There is a misunderstanding about having a strong sense of self. To have a strong sense of self does not mean that we insist on who we think we are and refuse to change. But it means we know who we really are beyond our education, our job title, our belongings, our social status, our roles, our circle of friends, our interests, our likes and dislikes, our habits, our culture, our perspectives on things, our beliefs, and our faith.
Misunderstanding about “self” and “who we are” can cause conflicts within oneself and with others, and limit a person’s happiness. For example, an MBA graduate from a top business school thinks s/he should follow the so called “MBA career path” instead of following his/her passions that might not require an MBA; a Thai thinks s/he should believe in certain values and behave certain ways even though s/he actually spent most of her/his adulthood in the US; an executive gets attached to his/her job title and gets depressed with reorganization or lay-offs; a millionaire thinks s/he needs to maintain her/his image with luxury brand-named cars and handbags; a mother still plays a parenting role toward her grown-up sons and daughters; a grown-up son thinks that he needs validation from his parents that he’s leading a good life and making the right life decisions; a biking enthusiast thinks that biking is a part of who s/he is, and doesn’t realize that his/her preferences and physical abilities can change over time. The list goes on.
It takes a lot of courage to separate one’s true sense of self from one’s ego, regardless of one’s education, nationality, social status, job title, societal role, habits, and preference.
To be true to ourselves, we need to be able to differentiate between our core selves – who we really are – and our changeable characteristics so that we can choose to be true to our core selves, and not to our changeable characteristics. Only when we can be true to our core selves, can we have the courage to take the unconventional path that leads to true happiness.
The strong sense of self that is based on changeable characteristics feels heavy, as we need to put a lot of effort to try to hold on to things that are naturally changeable. The strong sense of self that is based on our core selves is light because our core selves are always present and we don’t need to force ourselves either internally or externally to make them true.
Many people base their sense of self on changeable characteristics, and are often mistakenly convinced that they have strong a sense of self. In fact, they just have strong images and opinions about themselves. Unless they find their core selves, they cannot have true strong senses of self that can withstand the ups and downs of life.
The other day, I had lunch with a new friend. After discussing what we do and some of our passions, he asked me “Who are you, Urapa?”
If he had asked me this question a few years ago, my answer would have been along the line of “I’m Thai, an MBA grad from Kellogg, and a product manager at a Fortune 500 company.” However, at this point in my life, I realize that description is not who I am, and I knew it was not what he was asking me.
He clarified. “What is it about you that hasn’t changed over the course of your life?” I paused and gave him the answer that came first to my mind. “I always strive for happiness, to feel at peace.” That is a part of who I am, my core self. That was all I could think of at the time, but I was sure there was more. After I came back home that day, I continued to seek answers to his question…for myself.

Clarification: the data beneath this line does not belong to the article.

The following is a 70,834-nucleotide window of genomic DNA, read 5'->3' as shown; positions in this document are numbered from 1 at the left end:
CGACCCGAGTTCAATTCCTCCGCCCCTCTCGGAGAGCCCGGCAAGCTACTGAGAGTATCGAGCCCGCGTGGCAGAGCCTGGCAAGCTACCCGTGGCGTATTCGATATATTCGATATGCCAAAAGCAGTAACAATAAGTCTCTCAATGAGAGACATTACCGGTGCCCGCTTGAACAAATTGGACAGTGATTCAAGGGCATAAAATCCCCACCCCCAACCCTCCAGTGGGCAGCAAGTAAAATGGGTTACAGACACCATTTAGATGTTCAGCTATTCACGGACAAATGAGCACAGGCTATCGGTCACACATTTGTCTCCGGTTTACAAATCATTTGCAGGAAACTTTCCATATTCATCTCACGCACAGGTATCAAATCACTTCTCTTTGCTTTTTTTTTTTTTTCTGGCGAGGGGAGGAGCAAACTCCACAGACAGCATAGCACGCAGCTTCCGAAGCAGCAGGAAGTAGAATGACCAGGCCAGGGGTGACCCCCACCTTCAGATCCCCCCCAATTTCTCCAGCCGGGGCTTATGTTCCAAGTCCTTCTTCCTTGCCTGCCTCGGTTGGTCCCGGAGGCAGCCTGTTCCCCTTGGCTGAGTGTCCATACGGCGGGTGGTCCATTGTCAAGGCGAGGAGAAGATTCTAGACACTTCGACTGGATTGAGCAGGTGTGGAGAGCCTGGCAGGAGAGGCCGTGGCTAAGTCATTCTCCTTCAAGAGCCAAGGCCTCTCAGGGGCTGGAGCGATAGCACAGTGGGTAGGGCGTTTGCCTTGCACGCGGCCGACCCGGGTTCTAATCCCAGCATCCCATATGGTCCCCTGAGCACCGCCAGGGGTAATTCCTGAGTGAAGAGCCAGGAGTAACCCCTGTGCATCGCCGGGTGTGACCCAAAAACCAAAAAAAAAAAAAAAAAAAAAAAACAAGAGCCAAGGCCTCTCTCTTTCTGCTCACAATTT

Pursuit of happiness, positivity, and empathy are the first three words that came to my mind. These are characteristics of me that, in my opinion, have always been true. Whether when I was a little kid, a teenager, or an adult, whether I was happy or sad, whether I was brave or scared, whether I was ill or healthy, whether I experienced pleasure or pain, whether my life was at the top of the mountain or at the bottom of the cliff, these three things about me have never changed.
All other things about me have changed so much, whether it’s other aspects of my personality, my interests, my habits, my likes and dislikes, my beliefs, my job titles, my belongings, my perspectives on things, my culture – the list continues. When I hear people say what I view as a cliché, “People can’t change,” I sometimes wonder how it is possible for someone to not change.
When I was younger, “who I am” was based on those changeable characteristics. When those characteristics changed, I felt like I was losing myself. I sometimes resisted changes, telling myself that was who I was, and I would not change, trying my best to hold on to what I believed to be me. Maybe that is a reason that a lot of people don’t want to change or stubbornly insist they can’t change; deep inside, they are afraid that they will lose themselves.
Significant events in life, for example, a divorce, a lay-off, a lost of assets, an illness that impacts their physical strengths and abilities to live a normal life can make people feel like losing themselves because these events by nature change our changeable characteristics.
We need to remind ourselves that our changeable characteristics and our core selves are not the same. While our changeable characteristics can change, our core selves remain the same. Losing changeable characteristics does not mean that we lose a part of who we are. The feeling of losing ourselves is just our ego struggling to hold onto things that can change.
It is extremely important that we know our core selves — that we know who we really are — because the only true stability in our lives is our core selves. At the same time, we need to allow the changeable characteristics of us to change without frustration, as changes bring personal growth and learning, and they are inevitable.
This is a letter to my very dear girl friend, whose real name is disguised. I think it is a good reminder for anyone including myself.
My dear Amanda,
The other day you said to me that you think you are not good enough, not pretty enough, and not courageous enough to be a happy person and friend. The first thing that came to my mind was that I think you misunderstood a very important truth.